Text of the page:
CARSON CITY — It may be a case of “one toke over (the next county) line” for some Nevada medical marijuana patients anxiously waiting to get the drug from state-licensed dispensaries starting next year.
Some Nevada counties and cities might balk at the idea of licensing a dispensary as allowed under legislation passed this year, forcing patients to drive to an adjoining county to get the product.
Lyon County officials are considering a proposal by the sheriff to ban the establishment of a dispensary in unincorporated parts of the county.
Other rural counties and cities might do the same.
“I think there is a lot of apprehension in the rural counties about how it is going to work,” said state Sen. Pete Goicoechea, R-Eureka. “There is not a lot of support for it in the rurals. The counties I represent are looking the other way. They hope it goes away.”
Goicoechea, who voted for Senate Bill 374 creating the dispensaries, said the concern is that they will create a wide-open black market for marijuana.
“How can you tell if the marijuana in a patient’s possession came from a dispensary or the black market?” he asked.
But state Sen. Tick Segerblom, D-Las Vegas, who authored the measure to give medical marijuana patients a simpler way to obtain the drug, said he does not expect access to be a big issue after regulations are approved by the state Health Division to regulate the establishments. The regulations are expected to be adopted by April 1, with dispensaries likely to begin operating late in 2014.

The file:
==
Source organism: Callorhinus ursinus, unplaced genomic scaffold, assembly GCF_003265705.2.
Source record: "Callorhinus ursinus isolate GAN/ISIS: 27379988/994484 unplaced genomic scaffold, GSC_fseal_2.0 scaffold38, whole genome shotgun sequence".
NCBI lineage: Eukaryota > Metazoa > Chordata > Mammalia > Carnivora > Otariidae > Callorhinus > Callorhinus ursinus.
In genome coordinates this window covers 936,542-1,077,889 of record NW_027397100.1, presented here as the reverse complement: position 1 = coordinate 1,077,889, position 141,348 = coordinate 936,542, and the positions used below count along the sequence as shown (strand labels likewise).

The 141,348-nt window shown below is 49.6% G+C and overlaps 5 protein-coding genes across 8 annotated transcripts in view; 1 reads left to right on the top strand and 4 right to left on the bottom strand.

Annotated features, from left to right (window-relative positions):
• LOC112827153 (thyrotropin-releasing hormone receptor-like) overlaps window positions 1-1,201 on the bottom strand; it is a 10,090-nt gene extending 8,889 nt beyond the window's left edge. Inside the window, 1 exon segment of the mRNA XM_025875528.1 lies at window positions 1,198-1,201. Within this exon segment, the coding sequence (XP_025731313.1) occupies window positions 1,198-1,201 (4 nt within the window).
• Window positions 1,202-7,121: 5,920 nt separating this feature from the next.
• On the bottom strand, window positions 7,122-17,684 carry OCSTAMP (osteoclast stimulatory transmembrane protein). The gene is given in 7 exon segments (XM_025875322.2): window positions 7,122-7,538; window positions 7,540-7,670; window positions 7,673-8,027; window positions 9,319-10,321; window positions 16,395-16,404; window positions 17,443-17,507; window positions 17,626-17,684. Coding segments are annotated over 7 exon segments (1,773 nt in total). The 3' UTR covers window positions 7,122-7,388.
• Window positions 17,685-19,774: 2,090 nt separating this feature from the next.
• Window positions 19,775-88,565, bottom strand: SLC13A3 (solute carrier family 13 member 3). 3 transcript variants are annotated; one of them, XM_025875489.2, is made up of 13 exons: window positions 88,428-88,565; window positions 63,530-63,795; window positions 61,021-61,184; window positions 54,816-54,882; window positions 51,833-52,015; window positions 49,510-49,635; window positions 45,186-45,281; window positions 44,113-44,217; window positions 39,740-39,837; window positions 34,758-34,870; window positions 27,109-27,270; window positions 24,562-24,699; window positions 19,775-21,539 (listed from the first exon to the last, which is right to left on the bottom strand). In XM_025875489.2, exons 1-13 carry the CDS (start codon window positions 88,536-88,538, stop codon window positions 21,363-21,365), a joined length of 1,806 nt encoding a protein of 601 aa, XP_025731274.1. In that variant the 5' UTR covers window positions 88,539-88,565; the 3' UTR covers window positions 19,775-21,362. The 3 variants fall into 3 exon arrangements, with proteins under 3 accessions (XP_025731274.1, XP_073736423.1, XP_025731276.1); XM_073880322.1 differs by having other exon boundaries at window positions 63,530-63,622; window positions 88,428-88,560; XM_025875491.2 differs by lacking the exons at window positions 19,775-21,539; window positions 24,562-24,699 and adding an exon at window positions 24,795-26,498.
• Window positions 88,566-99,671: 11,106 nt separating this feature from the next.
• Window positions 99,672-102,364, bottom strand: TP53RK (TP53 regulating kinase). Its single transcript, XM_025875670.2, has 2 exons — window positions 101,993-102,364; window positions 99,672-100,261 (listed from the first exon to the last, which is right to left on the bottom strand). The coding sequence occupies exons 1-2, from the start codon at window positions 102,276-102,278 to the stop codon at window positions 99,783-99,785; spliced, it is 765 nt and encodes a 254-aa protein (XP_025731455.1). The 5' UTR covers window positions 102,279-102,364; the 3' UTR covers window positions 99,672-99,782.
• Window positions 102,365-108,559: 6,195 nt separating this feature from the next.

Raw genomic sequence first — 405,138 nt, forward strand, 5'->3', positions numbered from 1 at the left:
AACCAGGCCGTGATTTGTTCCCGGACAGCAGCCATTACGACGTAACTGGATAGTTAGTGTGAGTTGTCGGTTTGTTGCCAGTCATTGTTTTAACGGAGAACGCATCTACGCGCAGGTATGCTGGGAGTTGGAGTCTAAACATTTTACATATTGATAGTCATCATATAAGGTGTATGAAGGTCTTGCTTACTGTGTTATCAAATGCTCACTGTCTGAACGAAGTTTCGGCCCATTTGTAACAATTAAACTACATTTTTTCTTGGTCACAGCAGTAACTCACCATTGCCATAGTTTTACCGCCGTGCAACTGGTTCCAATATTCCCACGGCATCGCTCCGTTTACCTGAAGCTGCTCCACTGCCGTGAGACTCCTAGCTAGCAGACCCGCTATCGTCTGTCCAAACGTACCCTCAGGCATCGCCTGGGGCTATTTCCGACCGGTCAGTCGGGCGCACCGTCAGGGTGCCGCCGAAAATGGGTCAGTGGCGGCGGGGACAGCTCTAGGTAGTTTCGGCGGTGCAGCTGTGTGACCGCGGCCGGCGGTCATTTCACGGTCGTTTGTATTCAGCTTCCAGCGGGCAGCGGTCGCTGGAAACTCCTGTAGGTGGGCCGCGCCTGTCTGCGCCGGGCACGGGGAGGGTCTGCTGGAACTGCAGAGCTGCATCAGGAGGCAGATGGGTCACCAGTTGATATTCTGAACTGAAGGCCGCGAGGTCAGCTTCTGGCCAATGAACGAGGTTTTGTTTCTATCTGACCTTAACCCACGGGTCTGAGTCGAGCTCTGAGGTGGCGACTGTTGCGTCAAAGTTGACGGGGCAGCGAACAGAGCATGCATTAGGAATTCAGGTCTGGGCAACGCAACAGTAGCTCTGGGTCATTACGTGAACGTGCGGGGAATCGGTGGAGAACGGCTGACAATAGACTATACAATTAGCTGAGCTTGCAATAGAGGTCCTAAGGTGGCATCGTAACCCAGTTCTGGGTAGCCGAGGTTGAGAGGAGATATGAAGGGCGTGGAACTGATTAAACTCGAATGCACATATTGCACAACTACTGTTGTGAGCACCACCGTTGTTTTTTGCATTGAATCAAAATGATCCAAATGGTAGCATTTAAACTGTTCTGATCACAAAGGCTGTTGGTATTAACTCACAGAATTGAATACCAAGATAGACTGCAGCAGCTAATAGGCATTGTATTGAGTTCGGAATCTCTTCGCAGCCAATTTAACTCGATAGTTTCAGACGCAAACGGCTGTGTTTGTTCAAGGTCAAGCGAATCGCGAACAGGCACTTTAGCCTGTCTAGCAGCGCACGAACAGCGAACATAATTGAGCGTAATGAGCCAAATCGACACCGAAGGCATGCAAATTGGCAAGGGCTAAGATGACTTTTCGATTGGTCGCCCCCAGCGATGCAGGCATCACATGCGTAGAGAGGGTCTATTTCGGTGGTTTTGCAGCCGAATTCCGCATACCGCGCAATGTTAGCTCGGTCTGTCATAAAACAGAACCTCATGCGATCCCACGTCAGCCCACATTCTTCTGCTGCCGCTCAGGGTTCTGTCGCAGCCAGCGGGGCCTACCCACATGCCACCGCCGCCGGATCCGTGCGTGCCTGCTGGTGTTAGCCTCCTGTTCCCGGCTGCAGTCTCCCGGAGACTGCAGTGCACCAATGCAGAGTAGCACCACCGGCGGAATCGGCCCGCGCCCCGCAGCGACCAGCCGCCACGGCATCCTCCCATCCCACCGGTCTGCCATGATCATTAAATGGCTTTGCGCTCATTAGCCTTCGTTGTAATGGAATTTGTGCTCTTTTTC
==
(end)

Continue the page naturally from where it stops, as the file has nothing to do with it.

The more populated counties are expected to move forward with licensing of the dispensaries, he said.
“If Clark or Washoe County did not move forward, it would be a problem,” Segerblom said. “But Lyon County is not far from Carson City or Washoe County. If access does become an issue, the Legislature can revisit it in 2015.”
The city of Las Vegas last week enacted an ordinance placing a six-month moratorium on the licensing of dispensaries, but the move was temporary, until the state regulatory process is clarified.
ISSUE CALLED COMPLEX
City Councilman Stavros Anthony said the issue is complex. Issues include where dispensaries should be allowed to operate and how to ensure they serve medical patients only.
Anthony said elected officials must respect the fact that Nevada voters approved a constitutional amendment creating the medical marijuana program. But it also is true that marijuana remains an illegal drug under federal law, he said.
That’s why he supported the moratorium, which will give officials time to address any concerns.
“If we decide to go ahead, we want to do it right,” Anthony said.
The dispensary bill, signed into law by Gov. Brian Sandoval in June, is intended to fulfill the Legislature’s obligation to make marijuana available to those with valid medical cards.
Voters gave final approval to the program in 2000, and much of the bipartisan legislative support for the bill this year came from lawmakers who said the wishes of the voters needed to be addressed.